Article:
The Death of Looney Tunes on Home Video

PorkyPig101When I heard about the Porky Pig 101 5-disc DVD set from Warner Archive months ago via various channels of “insider info,” I literally felt nothing. Having that kind of unfazed reaction to a licensed, complete collection of Warner cartoons is quite odd, yes. But not really, once it was known “the conditions that prevail[ed].”

Beyond having no Blu-Ray version, the bulk of the cartoons, the ones that weren’t featured on the Looney Tunes Golden Collection sets of 2003-08, are not restored from the original negatives. They are mostly new transfers from 35mm interpositives and nitrate material. (This is also true for the new transfers of the color Warner cartoons of the last six years or so, which explains the very noticeable dip in quality and color.) We were forewarned that the difference would be noticeable, but hey, raw 35mm transfers are better than nothing, right?

When my copy arrived, the first cartoon I put on was Africa Squeaks, a crude little gem highlighting the casual racism of Bob Clampett (he was the best cartoon director of the early ‘40s, but if you want proof of that racism, it’s all over this set). It was indeed uncensored, but I was rather taken aback to see that it was an older master, one made in the analog video era. It didn’t bode well for the rest of the set. Despite the assurances these would be new transfers, several cartoons are sourced from the old Nickelodeon and Cartoon Network era analog masters. Given what transpired, I wish they were all taken from those copies.

One of the older masters used, complete with 4x3 TV safe window-boxing.

One of the older masters used, complete with 4×3 TV safe window-boxing.

How do I put this… Well, let’s just grab a title from each disc. Picador Porky looks okay, but it has the wrong soundtrack over the opening and closing—so Porky says “That’s All Folks!” when he isn’t actually there. Porky the Wrestler is still censored (a blackface gag was cut in 1942), and it’s exceptionally dirty and shaky, with the wrong “That’s All Folks!” card literally spliced on.

Get Rich Quick Porky looks like a soft dupe, with the opening music from Confusions of a Nutzy Spy over the credits. Someone absolutely loved the opening music from Porky’s Tire Trouble, as it’s on about six cartoons where it shouldn’t be (on Naughty Neighbors, it’s looped twice). Too many cartoons don’t have the WB shield zoom—it simply abruptly starts, just as so many film prints do.

a coy decoyIt’d be tempting to publish a full list of what’s wrong with every other cartoon on this set, but that would simply give it attention it does not deserve. Make no mistake: the bodies of many of these cartoons look completely serviceable for a barebones release—from another era, that is. If this were a laserdisc set, it’d easily be one of the crown jewels of that format. But this is now 2017, when we have had a full decade’s worth of high-definition classic film restorations and releases. Doing the bare minimum—putting out [mostly] uncut cartoons, the result of five years of lawyers bantering about 75 year-old pickaninny and mammy gags to justify their six-figure salaries—doesn’t cut it any more. Do it right, or don’t do it at all.

If they had simply used the old video masters, at least those flubs could be blamed on bad work twenty years ago and not twenty weeks ago. “Utterly clueless” is an apt summation for these postproduction people; “interns” would be another. They did not do the esteemed Warner Archive label any favors. In fact, in one case, they did a new, poor transfer of the dud Patient Porky, despite the fact that Warners had restored that cartoon from the original negative over ten years ago for the Golden Collection. The “cost prohibitive” argument against doing full restoration falls apart if they spent money to make a cartoon look worse.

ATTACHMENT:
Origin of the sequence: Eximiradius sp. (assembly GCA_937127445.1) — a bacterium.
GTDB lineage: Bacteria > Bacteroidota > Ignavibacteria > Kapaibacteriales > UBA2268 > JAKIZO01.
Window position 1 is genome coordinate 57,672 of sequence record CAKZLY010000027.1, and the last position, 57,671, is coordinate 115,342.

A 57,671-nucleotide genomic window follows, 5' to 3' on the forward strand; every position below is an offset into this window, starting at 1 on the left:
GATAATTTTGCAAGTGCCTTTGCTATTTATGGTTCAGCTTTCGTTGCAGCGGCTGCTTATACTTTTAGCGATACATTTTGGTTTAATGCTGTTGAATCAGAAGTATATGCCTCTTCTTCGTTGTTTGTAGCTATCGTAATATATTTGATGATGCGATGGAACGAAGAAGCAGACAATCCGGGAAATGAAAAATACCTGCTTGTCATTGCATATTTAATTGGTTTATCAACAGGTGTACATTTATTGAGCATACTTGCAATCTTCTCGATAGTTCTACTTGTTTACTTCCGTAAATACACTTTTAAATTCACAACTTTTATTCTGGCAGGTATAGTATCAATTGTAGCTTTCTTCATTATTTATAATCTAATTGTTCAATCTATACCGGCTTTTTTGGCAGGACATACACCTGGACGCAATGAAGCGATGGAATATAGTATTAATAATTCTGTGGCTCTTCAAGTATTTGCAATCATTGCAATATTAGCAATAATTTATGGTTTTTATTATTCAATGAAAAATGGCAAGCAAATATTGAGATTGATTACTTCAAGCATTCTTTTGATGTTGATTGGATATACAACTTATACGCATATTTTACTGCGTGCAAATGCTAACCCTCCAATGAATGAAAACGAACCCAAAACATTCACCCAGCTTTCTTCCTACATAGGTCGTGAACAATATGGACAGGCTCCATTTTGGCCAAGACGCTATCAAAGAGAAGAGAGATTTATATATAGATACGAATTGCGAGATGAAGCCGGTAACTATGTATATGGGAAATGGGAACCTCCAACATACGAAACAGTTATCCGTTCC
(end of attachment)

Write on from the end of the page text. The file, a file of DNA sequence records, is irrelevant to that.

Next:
As someone who does film restoration and master preparation on a daily basis, I can sympathize with cut corners, gaffes here and there. It’s only human that a set of 101 short subjects would have a few imperfections, and it’d be unfair to blow those few out of proportion. But it is even more unfair when a giant corporation slings hash, knowing the stupid audience will buy the set anyway. If it’s this or nothing, fine. Nothing it is.

porkys last stand The most recent episode of the Warner Archive Podcast with George Feltenstein and my friend Jerry Beck was truly hard to listen to, with pleas to support and buy this collection without hesitation in order to convince the powers that be to release future animation sets of a similar nature. While I’m sure I’ll be given grief for this, what’s the point if they’re not going to restore them and put out something half-assed that makes anyone who actually does care look bad? Does anybody really want to get an unrestored MGM Tex Avery set in standard-definition?

Don’t let anyone kid you. We are living in an era in which restoration and preservation costs are going down—just about every transfer house charges the same for 4K as 2K now—and small companies such as Thunderbean Animation and Cartoons on Film are willing to pick up the slack with their releases of public domain and copyrighted shorts. As I write this, I’m working on the remastering of a god-awful Don and Waffles cartoon animated by Jim Tyer that’s going to look inarguably as good (and arguably better) than any of the new transfers on this set. Think about that: a stupid public-domain Van Beuren cartoon is going to look better than a Warner cartoon on an officially licensed set. It’s utterly embarrassing that we’ll have restored versions of Flip the Frog, Willie Whopper, Felix the Cat, and Ko-Ko the Clown on Blu-Ray, and a behemoth like Warners won’t pony up the cash to do the same for Porky Pig. It’s not that the money isn’t there; it’s that Warners doesn’t want to spend it, and if the sales for this abomination are good, it’s proof they don’t have to do it.

the blow out Which underlies the real tragedy, given what the contents of Porky Pig 101 represent: the historic early works of the medium’s most talented people at the greatest animation studio of all-time, starring an incredibly enduring, timeless character. Doing restoration and preservation is only a good thing because they’ll always be venerable parts of the Warner library. If they’re not worth the extra mile, the “bonus” of proper restoration, what exactly is worth it? And does anyone really think they’re going to go back and do these the right way if it’s proven they can get away with this?